POLICY DOCS // 

Policy issues regarding the military service of woman in the Republic of Armenia:

04.07.2014

Experience of four centuries and lessons learnt hence

International experience and research evidence show that having women participate in the military sector is a prerequisite of modernity. Women in the military (both compulsory and voluntary duty) of the leading countries such as the US, UK, Israel, Germany and Italy ensures effectiveness of their armed forces, and flexibility of top decision-making. It also promotes closer and more direct relations between the armed forces and the society. Women in the military contribute an additional aspect of moral control over the behavior of military men. Their presence mitigates inter-personal conflicts and prevents cases of physical violence in predominantly male personnel.

To modernize and develop the RA armed forces it is essential to involve women in military service. In addition, the Armenian reality calls for more active participation of women in the sector so that everyone can equally contribute to the security of the country, and historically the Armenian woman has proved competent and willing to support the armed forces and built up its combat capacities.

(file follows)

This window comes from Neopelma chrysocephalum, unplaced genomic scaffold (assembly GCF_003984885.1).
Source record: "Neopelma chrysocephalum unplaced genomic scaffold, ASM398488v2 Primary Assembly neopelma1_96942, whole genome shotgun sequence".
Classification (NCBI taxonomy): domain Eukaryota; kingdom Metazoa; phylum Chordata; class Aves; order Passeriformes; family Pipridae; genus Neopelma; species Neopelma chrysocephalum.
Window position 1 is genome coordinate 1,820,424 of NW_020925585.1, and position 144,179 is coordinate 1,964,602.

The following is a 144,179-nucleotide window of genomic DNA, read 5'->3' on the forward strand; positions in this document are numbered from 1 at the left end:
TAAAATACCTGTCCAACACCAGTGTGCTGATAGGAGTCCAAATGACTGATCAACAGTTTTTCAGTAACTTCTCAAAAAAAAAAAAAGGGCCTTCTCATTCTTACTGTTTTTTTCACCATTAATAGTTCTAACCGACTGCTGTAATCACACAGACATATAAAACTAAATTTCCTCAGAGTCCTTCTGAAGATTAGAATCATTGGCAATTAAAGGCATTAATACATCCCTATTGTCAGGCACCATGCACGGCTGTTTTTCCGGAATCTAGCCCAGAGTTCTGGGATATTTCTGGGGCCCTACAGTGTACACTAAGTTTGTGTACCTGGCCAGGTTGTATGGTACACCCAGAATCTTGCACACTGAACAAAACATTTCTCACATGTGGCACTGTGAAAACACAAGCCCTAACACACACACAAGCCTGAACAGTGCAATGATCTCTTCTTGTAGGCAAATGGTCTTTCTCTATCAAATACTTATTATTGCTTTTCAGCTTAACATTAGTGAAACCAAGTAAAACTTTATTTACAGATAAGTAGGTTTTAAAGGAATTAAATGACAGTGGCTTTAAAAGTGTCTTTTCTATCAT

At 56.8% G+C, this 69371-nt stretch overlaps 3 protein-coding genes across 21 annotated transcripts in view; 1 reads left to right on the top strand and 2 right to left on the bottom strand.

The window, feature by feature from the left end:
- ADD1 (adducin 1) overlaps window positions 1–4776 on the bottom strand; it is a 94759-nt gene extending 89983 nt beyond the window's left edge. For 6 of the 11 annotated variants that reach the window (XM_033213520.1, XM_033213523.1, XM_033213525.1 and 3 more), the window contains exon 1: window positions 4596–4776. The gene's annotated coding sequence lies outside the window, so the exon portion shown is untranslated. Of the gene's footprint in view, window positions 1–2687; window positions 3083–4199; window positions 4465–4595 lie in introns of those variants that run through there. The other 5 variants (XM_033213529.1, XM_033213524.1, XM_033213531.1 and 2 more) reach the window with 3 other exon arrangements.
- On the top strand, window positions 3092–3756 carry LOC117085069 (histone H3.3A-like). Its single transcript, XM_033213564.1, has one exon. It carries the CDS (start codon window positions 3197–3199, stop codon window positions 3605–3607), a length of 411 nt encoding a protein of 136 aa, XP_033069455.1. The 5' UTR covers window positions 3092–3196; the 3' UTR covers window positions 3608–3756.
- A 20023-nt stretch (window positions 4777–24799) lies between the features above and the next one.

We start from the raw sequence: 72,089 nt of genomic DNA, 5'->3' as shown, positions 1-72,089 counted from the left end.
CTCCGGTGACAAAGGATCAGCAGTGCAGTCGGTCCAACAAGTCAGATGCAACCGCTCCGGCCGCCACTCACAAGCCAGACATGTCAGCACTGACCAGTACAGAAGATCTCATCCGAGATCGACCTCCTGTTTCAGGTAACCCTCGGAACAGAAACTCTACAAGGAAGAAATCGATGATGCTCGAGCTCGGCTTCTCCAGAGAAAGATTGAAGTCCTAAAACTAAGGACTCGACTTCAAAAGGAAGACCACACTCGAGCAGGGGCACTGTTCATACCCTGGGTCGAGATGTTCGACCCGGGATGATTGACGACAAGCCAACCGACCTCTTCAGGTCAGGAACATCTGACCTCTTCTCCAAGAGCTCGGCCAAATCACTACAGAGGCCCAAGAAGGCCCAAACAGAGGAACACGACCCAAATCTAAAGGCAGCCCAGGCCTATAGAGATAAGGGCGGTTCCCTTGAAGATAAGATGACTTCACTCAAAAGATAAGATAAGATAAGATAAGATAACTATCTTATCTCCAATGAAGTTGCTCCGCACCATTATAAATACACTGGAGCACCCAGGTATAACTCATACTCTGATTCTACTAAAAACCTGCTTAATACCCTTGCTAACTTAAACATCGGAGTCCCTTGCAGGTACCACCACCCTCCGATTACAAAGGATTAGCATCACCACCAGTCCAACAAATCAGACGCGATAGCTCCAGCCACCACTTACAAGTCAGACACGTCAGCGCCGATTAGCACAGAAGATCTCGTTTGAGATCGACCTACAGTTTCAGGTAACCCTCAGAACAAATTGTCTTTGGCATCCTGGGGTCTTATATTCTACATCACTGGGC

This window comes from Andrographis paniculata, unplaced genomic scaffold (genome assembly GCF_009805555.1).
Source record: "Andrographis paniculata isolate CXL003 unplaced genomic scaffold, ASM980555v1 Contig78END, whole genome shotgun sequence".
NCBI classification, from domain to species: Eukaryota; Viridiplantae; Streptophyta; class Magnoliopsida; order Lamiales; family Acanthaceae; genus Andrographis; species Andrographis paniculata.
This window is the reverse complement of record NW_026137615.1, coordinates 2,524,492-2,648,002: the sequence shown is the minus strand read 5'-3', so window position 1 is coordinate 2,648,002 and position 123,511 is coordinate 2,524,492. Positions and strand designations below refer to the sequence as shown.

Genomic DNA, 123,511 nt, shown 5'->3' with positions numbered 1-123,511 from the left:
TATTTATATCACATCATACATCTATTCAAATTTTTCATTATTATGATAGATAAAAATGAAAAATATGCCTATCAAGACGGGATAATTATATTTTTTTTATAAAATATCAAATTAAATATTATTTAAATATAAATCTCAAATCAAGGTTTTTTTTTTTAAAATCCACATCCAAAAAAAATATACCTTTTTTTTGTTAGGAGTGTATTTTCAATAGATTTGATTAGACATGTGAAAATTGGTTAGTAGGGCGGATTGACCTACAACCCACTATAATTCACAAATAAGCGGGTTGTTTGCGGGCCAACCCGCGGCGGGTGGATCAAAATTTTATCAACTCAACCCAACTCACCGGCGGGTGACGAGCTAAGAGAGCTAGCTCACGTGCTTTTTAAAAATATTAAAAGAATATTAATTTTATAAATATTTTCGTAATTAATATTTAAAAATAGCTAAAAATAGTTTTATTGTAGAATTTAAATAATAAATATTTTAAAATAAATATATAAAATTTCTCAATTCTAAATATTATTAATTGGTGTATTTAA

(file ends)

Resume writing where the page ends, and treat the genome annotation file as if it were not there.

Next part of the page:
Commitment for all, opportunities for volunteers

Though issues regarding the military service of women are already regulated, some provisions need further clarification. Article 46 of the RA Constitution states: “Every citizen shall be obliged to take part in the defense of the Republic of Armenia in conformity with the procedure prescribed by the law”. The legal interpretation of this constitutional responsibility implies various extents of obligation, based on gender. Specifically, the RA Law on Military Duty defines all the categories of citizens liable for compulsory military service, specifically all males of pre-conscript and conscript age, and those in reserve duty. As to women, these can be only those who have either a military profession or a military record. In addition, unlike men, for women the constitutional responsibility “to take part in the defense of the Republic of Armenia” is not mandatory, but exclusively voluntary, aka contractual. Female citizens can serve in the military only voluntarily. However, a female military can serve in the armed forces if there is a vacancy appropriate for a female applicant. Whether a given position can be appropriate for a female or not is, however, a discretionary decision to be made by a relevant senior state official.

The regulatory framework changed somewhat in 2012, when a resolution of the Minister of Defense granted girls and women access to military educational institutions. Thus, according to the Law on Military Duty, graduates of military educational institutions or relevant advanced trainings for officers are obliged to sign for contractual military service after graduationy. Therefore, military service is already compulsory for women studying in military educational institutions, both during and after their studies.

The most important in a mid-term perspective